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Windmill Hill culture

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Title: Windmill Hill culture  
Author: World Heritage Encyclopedia
Language: English
Subject: Neolithic Europe, Rössen culture, Windmill Hill, Whitehawk, Windmill Hill, Avebury
Collection: Archaeological Cultures of Western Europe, Stone Age Britain
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Windmill Hill culture

The Windmill Hill culture was a name given to a people inhabiting southern Britain, in particular in the Salisbury Plain area close to Stonehenge, c. 3000 BC. They were an agrarian Neolithic people; their name comes from Windmill Hill, a causewayed camp. Together with another Neolithic tribe from East Anglia, a tribe whose worship involved stone circles, it is thought that they were responsible for the earliest work on the Stonehenge site.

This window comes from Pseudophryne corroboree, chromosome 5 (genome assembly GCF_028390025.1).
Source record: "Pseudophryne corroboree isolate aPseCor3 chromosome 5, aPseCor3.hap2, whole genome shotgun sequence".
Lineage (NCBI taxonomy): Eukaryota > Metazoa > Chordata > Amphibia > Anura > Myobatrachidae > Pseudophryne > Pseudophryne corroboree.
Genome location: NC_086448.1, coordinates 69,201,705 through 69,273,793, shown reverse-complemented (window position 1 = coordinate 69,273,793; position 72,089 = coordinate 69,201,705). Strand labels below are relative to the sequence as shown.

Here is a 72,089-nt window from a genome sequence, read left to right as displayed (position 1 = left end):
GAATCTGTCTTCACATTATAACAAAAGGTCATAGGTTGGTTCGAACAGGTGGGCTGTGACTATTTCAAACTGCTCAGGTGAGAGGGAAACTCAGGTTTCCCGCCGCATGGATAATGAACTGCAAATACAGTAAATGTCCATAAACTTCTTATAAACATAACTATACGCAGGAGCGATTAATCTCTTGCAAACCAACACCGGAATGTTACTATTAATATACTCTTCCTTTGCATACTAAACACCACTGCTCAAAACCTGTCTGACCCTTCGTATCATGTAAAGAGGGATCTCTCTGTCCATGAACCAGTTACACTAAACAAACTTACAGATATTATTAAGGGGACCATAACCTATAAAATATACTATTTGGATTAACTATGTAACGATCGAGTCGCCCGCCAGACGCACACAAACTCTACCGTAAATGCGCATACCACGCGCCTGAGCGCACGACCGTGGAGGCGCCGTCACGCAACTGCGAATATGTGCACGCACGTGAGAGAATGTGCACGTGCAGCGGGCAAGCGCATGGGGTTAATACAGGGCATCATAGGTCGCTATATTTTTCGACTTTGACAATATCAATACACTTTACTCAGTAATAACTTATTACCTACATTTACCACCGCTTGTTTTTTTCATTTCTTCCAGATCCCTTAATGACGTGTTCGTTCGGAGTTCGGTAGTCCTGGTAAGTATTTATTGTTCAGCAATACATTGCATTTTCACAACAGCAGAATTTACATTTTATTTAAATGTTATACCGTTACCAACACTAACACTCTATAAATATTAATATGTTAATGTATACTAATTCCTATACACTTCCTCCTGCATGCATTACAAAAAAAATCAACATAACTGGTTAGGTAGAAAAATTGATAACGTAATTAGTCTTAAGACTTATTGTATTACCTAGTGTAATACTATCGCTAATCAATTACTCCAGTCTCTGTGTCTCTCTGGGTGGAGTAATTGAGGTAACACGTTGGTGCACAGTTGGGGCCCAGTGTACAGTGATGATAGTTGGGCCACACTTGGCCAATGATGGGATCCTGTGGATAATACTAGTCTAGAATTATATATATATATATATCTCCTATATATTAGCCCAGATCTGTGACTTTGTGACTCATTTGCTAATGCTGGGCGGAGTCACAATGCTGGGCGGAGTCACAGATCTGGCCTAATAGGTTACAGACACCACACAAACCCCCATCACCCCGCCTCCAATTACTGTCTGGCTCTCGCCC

The material record left by these people includes large circular hill-top enclosures, causewayed enclosures, long barrows, leaf-shaped arrowheads and polished stone axes. They raised cattle, sheep, pigs, dogs, grew wheat and mined flints.

Since the term was first coined by archaeologists, further excavation and analysis has indicated that it consisted of several discrete cultures such as the Hembury and the Abingdon cultures; and that "Windmill Hill culture" is too general a term.

External links

  • Stonehenge builders



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